- From the chat rooms, a remote participant wanted to know whether a legal
analysis was done for each proposal. Ingrid responded that the impact
analysis done also includes a legal analysis.
[4.0] Policy Proposals Report since AfriNIC-14
The meeting noted that:
[+] The IPv4 Soft Landing policy progressed from Last Call and is
awaiting approval from the AfriNIC board after gaining consensus from
the community at AfriNIC-14.
[+] Global Policy for Post Exhaustion IPv4 Allocation Mechanisms by the
IANA is is awaiting approval from the AfriNIC board after gaining
consensus from the community at AfriNIC-14
The meeting also noted that other proposals that are still active in the
PDP process are as follows:
(a) Reclamation of Allocated but Un-routed IPv4 Addresses
The co-chairs noted that there has not been any discussion on this
proposal on the mailing list since the last face-to-face meeting
(AfriNIC14) in Tanzania. They sought ‘interest’ from the community
present at the meeting, and there seemed to be no interest in discussing
Co-Chairs mentioned that an impact analysis of this proposal was
conducted by AfriNIC staff, and is available online for reference. It
was mentioned that the analysis indicated it could take up to 12 months
to implement the policy once ratified.
Mukom Tamon Policy liaison at AfriNIC stated that there have been
several attempts to contact the author, and there has been no feedback
The co-chairs noted that there was no consensus on the proposal, and
referred it to the PDP, which, when followed, will see the proposal
automatically withdrawn after one year of inactivity.
(b) Transfer of IPv4 Space to any Entity
The PDP MG co-chairs presented the proposal as written in absence of the
Questions emerged about whether this policy promotes a black market or
unrestricted IPv4 address trading, to which the co-chairs noted that it
instead seems to be promoting a ‘grey’ market. There was another
question about whether AfriNIC conducted a legal analysis of policy
proposals. Mukom responded that during Staff Analyses, the inputs of
AfriNIC’s legal counsel were sometimes sought where appropriate.
A question arose on what the other RIRs experience on this matter, and
if there has been any precedence to follow. Louise Flynn stated that
this is an opportunity for our region to observe and learn since similar
policies have been adopted in other regions. McTim stated that it is not
just sufficient to look at what the others are doing, but instead
address issues and formulate policies that affect our community as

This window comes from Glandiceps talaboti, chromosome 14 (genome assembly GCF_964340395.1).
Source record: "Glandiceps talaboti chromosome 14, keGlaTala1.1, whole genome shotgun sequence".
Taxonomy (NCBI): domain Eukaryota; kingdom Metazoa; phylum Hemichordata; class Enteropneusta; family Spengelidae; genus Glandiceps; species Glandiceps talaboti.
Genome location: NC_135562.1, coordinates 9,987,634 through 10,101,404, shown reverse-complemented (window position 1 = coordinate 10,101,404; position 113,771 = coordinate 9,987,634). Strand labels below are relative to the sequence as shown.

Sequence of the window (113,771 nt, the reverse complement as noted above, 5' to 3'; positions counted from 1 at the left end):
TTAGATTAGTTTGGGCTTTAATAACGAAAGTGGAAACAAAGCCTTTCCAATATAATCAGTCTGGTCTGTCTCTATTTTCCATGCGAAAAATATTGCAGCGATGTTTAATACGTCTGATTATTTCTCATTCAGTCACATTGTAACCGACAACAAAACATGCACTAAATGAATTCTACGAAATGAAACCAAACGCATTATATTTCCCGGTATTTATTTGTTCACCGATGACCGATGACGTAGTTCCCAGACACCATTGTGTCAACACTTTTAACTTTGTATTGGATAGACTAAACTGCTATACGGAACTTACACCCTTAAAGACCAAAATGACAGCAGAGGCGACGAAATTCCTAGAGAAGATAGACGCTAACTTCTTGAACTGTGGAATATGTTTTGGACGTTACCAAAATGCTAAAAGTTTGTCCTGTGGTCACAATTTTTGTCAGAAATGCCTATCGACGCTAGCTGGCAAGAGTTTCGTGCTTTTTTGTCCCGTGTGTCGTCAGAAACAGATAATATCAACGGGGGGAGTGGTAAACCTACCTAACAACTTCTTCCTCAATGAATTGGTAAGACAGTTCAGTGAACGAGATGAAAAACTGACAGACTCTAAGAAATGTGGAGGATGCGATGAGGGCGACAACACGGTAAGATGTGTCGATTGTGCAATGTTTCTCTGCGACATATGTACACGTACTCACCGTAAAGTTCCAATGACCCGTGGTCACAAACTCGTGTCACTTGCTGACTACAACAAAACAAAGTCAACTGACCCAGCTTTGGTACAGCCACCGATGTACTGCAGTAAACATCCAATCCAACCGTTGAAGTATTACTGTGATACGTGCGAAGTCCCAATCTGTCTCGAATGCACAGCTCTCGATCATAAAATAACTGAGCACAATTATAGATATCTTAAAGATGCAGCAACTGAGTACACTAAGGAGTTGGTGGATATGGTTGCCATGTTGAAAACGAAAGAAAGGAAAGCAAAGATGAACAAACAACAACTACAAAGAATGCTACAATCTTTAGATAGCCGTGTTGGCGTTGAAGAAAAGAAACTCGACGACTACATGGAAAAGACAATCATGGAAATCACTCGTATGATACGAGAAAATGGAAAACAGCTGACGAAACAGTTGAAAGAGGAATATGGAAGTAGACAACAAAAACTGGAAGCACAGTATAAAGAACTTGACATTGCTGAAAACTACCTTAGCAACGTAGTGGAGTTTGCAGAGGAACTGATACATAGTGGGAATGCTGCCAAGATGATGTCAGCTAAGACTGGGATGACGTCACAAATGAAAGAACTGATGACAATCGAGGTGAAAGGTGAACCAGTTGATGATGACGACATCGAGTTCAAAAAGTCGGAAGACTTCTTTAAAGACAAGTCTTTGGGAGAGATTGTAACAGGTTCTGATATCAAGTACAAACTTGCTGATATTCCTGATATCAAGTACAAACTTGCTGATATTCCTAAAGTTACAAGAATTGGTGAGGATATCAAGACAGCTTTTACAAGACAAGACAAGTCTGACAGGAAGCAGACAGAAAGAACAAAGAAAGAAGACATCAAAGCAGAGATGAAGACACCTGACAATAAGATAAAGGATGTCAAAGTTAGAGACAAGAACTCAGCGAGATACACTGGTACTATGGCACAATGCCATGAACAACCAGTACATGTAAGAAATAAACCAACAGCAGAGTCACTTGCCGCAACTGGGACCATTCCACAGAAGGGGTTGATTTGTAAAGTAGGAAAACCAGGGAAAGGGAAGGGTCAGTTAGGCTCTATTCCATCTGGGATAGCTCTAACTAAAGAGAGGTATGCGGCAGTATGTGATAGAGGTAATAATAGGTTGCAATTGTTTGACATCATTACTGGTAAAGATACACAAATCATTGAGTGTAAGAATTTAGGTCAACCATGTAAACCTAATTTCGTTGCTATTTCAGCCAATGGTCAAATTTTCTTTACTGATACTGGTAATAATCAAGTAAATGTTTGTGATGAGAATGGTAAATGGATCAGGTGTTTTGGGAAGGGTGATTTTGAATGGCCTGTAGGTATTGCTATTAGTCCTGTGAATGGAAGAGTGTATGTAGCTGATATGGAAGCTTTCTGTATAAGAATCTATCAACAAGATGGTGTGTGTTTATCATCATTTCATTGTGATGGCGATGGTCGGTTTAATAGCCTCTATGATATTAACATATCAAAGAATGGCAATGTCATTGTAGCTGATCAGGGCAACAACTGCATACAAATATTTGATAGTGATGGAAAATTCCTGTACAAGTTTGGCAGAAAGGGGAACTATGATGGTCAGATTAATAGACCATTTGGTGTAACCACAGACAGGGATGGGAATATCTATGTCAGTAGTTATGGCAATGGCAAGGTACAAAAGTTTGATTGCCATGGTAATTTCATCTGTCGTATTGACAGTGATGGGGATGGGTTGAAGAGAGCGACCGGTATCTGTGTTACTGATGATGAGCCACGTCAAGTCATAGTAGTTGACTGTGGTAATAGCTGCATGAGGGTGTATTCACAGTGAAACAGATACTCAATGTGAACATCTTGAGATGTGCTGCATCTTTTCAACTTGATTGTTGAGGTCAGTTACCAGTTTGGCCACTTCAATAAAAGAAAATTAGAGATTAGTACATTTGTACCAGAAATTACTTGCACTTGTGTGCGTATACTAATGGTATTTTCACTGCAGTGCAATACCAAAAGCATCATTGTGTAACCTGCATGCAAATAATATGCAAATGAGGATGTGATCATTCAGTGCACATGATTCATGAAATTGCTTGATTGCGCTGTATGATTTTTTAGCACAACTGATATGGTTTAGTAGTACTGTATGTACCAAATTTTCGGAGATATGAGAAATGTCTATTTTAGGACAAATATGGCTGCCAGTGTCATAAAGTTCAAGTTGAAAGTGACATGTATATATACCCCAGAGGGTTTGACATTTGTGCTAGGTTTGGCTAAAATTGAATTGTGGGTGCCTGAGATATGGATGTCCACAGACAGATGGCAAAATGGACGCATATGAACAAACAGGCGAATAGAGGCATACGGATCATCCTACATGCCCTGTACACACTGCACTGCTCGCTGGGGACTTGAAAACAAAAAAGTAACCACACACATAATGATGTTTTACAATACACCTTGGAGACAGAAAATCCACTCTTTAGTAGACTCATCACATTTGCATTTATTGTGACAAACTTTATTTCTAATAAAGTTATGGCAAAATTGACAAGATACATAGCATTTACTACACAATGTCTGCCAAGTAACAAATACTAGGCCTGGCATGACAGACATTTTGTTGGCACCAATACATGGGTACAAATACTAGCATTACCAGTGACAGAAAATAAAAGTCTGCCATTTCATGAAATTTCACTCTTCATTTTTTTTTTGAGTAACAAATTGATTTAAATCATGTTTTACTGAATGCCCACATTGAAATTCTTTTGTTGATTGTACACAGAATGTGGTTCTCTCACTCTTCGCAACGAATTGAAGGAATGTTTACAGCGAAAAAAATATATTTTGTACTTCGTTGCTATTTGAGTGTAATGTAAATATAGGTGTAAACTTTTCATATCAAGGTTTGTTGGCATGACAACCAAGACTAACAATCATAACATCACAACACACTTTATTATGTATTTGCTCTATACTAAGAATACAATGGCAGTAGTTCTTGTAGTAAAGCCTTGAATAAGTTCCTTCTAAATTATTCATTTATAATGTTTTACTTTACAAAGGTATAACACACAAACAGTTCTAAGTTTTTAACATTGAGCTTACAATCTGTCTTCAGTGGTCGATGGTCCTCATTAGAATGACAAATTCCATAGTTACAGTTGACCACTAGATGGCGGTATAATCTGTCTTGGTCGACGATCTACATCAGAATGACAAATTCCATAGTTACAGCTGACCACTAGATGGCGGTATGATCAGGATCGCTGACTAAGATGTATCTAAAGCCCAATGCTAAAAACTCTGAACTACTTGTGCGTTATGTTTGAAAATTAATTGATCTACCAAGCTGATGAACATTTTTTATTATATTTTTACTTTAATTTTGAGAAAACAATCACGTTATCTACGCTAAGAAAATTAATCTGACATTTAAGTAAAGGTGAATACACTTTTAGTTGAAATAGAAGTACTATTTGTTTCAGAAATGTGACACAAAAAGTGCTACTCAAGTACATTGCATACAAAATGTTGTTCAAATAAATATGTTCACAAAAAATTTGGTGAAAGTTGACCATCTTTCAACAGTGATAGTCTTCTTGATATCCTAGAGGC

The PDP co-chairs declared that there was “no ground” for support of
this proposal from the meeting, and referred it to the PDP again, where
it would expire after one year if there were no further activity.
(c) Global Policy for IPv4 allocations by the IANA post exhaustion
Mukom Tamon, policy liaison at AfriNIC commented on the policy from its
historical perspective. He stated that as a global proposal, it has
already failed to see consensus in one other region and the authors
expressed no interest in pursuing it further and as such the proposal is
set to expire on the 25th November 2011.
(d) Addition of Real Contact Email into ASN Whois Bulk Data
McTim stated that the author of this policy has not responded to
request for changes. Consensus was not reached during the last meeting.
MT stated that this proposal started as a request to the hostmaster and
perhaps when writing the policy proposal the author was not clear with
the policy objectives.
[5.0] Report on PDP Discussions of Previous Day
Mukom Akong, Policy liaison at AfriNIC briefed the audience on the
issues of the PDP that were discussed by the community during the
previous day. Mukom stated that any amendments made directly to the PDP
even if there is a 97% recurrence would need to go through the entire
PDP process as it currently does not allow amendments.
Mukom laid out the options for improving the current PDP according to
yesterday’s discussions as follows:
(i) A totally new policy
(ii) A PDWG charter to be used as a working document with the current PDP
(iii) Guidelines for co-chairs
The co-chairs called for a show of hands on which direction to proceed
in and option (iii) had the majority votes (15) McTim asked the audience
if they had further queries or requests about the PDP and there was no
reaction from the audience.
McTim requested for new ideas or policies from the audience and followed
by explanations some on the guiding principles of resource based on
assignments and need basis. There was no response from the audience on
the call for new policy proposals.
The session was adjourned at 10:25.
 Policy Development Process in the AfriNIC service region
 Call for Comments on Staff Analysis and Recommendations on the PDP
 Discussion Guides and Minutes of Previous Public Policy Meetings
 About the PDWG co-chairs
 RPD Mailing List Archives
Mukom Akong T. | Training Manager
www.afrinic.net | p: +230 403 5100 | f: +230 466 6758
Skype/Twitter: perfexcellent | LinkedIn: mu.linkedin.com/in/perfexcellent
“When you work you are a flute through whose heart the whispering of the
hours turns to music.“
- Kahlil Gibran